What is a sanctuary? Is it geographically bound? Or made in connection between people? Is it familiar or foreign? Does it require travel or follow you where you go? And does everyone get to have sanctuary? Is it a right? A rite of passage?
Sanctuary City explores the bounds of what sanctuary means to two New Jersey teens in the early aughts. From 2001-2007, we follow G and B through major life events– college applications, prom, familial separations, and their escape from abuse. Pulitzer Prize winning playwright Martyna Majok asserts her talent through snappy dialogue and a collision of intersecting identities. She paints both a painfully specific and yet broad picture of American immigration.
Sanctuary City is the first Steppenwolf production with both a full Membership Series run, and a full run of student matinees as part of the Steppenwolf for Young Adults series. Billing this play for young adults is a really exciting choice for Steppenwolf. Immigrant children are treated as acting adults the moment they touch down on U.S. soil. Immigrant stories, even those not intentionally written as TYA, are inherently stories for and about children. The play is challenging, it’s upsetting, and it’s familiar.
Steppenwolf occupies a complicated place in the Chicago theater community right now. They’ve been recently under fire for laying off twelve percent of their staff in order to pour money into a bigger space with fancier facilities. They’re a leader in the theater community here and pioneers of the “gritty Chicago theater” aesthetic in their early days.
The choice to program Sanctuary City exemplifies the complicated relationship Steppenwolf has to its audience and community. The play itself is very well set up. It’s the clean, well crafted script expected on a Steppenwolf stage. Majok’s clarity and directness through storytelling is fascinating, effective and unmatched. But the characters themselves, the centers of the immigrant stories, are ethnically ambiguous. As if there is any immigrant experience that isn’t singular.
The character descriptions in the TRW script are “G and B were born in other countries and brought to America young. Henry is first generation. Born in America of immigrant parents. All have American mouths. All raised working class.” This vagueness reverberates throughout the production, at no fault of the actors. While the actors brought beautiful and crisp specificity, the words they said didn’t match. The one-size-fits-all narrative structure seeped through the otherwise airtight point of view of the production.
Specificity– especially when it comes to identity– is profound. That is missed in plays/productions that cast ethnically openly/ambiguously. For Steppenwolf, a major player in the theater industry, to choose a play that they can meld to be whatever narrative feels safest or most familiar, feels emblematic of their relationship to Chicago and its communities at large.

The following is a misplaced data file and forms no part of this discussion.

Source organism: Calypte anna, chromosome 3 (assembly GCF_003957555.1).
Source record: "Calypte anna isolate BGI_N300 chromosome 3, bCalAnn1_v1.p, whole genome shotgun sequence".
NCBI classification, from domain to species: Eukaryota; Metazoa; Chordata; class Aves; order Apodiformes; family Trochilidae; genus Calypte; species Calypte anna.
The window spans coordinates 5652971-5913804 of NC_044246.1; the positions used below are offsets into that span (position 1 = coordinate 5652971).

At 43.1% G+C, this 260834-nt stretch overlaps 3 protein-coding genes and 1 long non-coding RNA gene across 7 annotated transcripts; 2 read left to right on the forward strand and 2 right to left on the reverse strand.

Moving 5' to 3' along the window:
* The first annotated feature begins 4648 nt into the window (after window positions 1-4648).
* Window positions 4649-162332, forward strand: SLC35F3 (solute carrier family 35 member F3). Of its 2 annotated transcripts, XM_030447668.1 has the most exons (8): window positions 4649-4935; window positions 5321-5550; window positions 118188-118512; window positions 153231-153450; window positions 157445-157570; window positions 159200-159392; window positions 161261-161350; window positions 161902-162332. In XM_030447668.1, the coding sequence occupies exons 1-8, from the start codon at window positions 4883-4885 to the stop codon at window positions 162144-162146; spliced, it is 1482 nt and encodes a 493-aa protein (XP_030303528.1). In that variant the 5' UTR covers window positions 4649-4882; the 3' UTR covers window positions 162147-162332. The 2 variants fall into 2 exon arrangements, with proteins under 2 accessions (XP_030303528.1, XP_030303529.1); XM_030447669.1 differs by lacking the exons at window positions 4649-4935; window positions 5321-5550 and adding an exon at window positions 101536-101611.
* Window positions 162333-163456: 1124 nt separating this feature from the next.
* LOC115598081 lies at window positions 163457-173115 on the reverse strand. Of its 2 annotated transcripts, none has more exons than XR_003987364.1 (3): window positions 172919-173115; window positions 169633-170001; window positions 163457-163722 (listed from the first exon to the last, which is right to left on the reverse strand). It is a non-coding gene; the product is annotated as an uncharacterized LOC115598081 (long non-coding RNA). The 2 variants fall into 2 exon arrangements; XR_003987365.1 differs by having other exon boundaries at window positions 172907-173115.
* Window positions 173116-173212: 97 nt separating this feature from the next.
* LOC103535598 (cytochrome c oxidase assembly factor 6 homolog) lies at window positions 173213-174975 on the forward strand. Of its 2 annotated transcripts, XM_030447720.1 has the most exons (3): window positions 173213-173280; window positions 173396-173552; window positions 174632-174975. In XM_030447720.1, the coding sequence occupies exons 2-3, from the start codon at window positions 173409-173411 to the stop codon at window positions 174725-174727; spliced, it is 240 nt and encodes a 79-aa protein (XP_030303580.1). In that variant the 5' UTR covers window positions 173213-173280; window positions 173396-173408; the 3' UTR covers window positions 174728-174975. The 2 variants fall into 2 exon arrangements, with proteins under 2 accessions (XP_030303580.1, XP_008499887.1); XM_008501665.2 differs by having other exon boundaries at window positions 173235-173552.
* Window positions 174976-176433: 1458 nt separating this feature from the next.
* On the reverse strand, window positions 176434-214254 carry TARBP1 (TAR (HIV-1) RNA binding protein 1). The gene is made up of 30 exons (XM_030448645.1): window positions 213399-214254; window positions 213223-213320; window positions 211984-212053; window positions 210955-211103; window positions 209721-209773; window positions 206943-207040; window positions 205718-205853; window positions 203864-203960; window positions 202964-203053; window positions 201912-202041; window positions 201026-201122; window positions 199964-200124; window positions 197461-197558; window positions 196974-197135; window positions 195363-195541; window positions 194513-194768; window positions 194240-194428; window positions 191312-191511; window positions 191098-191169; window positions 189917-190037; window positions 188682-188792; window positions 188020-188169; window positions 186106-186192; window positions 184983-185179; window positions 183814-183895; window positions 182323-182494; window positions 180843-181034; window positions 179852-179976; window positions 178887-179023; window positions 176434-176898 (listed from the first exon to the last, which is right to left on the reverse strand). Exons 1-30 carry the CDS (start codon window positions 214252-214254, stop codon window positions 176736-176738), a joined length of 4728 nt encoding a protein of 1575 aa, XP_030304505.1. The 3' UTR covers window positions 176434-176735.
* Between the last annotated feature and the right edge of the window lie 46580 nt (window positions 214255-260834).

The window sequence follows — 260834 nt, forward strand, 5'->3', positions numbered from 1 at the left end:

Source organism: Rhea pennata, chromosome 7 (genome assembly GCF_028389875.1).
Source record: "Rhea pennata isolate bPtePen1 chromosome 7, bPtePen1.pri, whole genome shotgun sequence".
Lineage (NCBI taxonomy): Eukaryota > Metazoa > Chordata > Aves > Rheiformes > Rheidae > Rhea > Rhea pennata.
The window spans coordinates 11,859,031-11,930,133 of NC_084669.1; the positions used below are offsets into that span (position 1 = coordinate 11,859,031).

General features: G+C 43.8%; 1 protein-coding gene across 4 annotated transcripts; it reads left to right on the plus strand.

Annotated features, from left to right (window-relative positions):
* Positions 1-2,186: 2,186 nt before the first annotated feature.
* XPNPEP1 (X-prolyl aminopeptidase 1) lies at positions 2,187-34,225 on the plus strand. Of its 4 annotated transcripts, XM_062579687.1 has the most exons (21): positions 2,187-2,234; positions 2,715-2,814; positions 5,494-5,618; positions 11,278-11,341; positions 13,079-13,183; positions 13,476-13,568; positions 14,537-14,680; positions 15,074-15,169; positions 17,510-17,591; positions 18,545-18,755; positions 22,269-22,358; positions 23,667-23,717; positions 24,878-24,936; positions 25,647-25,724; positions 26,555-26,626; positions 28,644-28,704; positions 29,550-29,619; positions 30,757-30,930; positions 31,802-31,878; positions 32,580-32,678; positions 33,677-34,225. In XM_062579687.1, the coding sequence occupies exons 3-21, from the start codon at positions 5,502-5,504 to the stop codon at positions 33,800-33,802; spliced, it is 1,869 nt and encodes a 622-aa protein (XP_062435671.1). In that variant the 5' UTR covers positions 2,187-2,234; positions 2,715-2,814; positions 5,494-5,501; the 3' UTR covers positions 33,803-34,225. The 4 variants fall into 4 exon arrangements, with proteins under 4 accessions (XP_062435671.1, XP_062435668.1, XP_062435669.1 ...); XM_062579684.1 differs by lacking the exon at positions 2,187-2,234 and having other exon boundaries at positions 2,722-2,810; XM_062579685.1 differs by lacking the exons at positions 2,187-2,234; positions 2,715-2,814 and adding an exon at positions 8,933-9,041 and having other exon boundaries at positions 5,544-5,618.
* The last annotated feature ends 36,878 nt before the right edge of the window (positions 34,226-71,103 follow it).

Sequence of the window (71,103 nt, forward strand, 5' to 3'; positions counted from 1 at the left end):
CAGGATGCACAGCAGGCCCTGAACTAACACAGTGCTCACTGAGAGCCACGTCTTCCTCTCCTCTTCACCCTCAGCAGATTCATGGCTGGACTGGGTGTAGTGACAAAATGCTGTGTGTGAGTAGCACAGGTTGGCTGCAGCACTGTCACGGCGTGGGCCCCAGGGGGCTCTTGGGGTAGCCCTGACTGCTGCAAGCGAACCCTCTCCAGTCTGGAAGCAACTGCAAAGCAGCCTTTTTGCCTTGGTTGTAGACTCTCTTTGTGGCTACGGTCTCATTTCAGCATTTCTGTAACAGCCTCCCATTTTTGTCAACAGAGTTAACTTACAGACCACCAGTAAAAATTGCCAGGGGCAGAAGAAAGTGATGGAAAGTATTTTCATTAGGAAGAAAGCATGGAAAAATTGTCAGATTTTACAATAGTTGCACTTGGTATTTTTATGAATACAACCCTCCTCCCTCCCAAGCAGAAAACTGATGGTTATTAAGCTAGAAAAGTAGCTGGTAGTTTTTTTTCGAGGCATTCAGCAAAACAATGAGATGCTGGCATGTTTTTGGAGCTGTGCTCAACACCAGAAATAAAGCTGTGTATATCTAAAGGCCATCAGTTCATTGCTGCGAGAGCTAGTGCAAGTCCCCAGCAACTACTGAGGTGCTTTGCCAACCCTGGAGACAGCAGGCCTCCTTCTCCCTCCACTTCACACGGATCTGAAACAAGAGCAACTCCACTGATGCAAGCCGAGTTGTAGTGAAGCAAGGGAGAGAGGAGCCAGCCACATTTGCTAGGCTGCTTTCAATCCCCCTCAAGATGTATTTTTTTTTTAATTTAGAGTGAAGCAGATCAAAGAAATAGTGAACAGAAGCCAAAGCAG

Yaeji Kim’s set is bare and vast– a carpeted stage isolated by a tan moat that looks like a mix between dirt and cement, surrounded by an audience situated on all sides. Nothing is defined except the top of a fire escape landing. The play seems to exist in a chasm. The first half of the play is quick, jumping from scene to scene with no concern for consistency in chronology or setting. Kim’s set design is immediately justified. The audience is clinging for something to hold onto; some understanding of where we are and who is there. The characters move through the space in perfect synchronicity with Reza Behjat’s lighting. It’s smart, precise, and bold. For the whole first part of the play, the setting is completely defined by the dance between the actor and the lighting.
The play is a beautiful night at the theater. I left feeling my heartstrings tugged upon. I was wowed by the design, and excited about the acting. Sanctuary City is an exciting, and fitting choice, in which Steppenwolf’s two main programs successfully collide. Majok’s story pierces through as a reminder of all the things we have gained since the early aughts, including the legalization of gay marriage, and the Dream Act. It is also a reminder of all the rights immigrants are still fighting for in the United States, and a call to remember our place in that fight.
B– Grant Kennedy Lewis
G– Jocelyn Zamudio
Henry– Brandon Rivera
Director– Steph Paul
Playwright – Martyna Majok
Scenic Design– Yaeji Kim
Costume Design– Izumi Inaba
Lighting Design– Reza Behjat
Sound Design– Mikhail Fiksel
Intimacy Choreography– Greg Geffrard
Vocal Coach– Kate DeVore
Creative Producer– Patrick Zakem
Production Manager– Elise Hausken
Casting– JC Clementz, CSA
Production Stage Manager– Michelle Medvin
Assistant Stage Manager– Christine D. Freeburg & Kathleen Dickinson
Photographer – Michael Brosilow